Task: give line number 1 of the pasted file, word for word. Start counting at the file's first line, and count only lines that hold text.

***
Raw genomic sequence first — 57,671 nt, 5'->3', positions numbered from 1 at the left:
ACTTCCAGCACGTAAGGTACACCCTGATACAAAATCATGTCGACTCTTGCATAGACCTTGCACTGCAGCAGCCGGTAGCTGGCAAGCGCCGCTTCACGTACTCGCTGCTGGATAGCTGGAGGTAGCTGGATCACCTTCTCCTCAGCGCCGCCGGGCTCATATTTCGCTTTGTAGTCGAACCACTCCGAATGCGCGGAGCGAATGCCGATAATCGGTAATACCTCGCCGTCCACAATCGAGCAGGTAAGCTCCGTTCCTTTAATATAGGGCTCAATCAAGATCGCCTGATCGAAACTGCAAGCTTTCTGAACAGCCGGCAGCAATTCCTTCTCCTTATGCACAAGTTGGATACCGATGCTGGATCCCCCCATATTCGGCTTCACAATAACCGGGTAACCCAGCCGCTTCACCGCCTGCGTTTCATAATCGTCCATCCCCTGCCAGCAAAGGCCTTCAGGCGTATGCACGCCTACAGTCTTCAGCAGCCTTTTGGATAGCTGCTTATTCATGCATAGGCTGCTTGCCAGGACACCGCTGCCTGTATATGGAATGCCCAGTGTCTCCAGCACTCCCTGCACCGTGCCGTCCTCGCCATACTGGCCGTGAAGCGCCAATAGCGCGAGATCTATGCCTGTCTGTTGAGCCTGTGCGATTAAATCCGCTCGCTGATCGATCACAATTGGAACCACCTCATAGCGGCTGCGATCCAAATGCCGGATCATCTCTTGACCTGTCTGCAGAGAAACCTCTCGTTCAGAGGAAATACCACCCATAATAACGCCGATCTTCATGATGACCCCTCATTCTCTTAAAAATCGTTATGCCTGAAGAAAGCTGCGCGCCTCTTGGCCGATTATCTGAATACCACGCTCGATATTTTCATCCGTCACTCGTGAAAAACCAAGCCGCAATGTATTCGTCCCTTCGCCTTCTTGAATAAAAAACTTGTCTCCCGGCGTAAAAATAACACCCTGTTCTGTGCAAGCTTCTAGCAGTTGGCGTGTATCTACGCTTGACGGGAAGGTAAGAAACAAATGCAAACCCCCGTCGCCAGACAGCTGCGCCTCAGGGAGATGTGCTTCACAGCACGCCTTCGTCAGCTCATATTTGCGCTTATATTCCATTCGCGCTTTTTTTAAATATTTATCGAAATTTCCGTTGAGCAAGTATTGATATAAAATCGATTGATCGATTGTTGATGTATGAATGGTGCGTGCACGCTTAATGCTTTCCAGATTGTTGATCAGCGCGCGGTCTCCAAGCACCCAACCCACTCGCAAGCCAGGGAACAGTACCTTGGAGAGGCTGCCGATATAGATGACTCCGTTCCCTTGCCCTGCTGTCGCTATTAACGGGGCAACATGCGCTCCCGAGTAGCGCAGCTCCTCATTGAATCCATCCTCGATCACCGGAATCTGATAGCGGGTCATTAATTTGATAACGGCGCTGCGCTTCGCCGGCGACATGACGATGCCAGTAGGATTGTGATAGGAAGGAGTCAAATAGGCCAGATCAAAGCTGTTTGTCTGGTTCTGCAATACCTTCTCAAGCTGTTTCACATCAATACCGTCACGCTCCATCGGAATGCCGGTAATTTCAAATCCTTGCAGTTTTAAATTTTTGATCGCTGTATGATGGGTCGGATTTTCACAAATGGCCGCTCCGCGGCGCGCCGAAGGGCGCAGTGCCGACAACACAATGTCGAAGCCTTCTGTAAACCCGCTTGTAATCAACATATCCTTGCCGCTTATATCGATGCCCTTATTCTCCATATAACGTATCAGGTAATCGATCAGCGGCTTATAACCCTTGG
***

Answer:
Raw genomic sequence first — 57,671 nt, 5'->3', positions numbered from 1 at the left: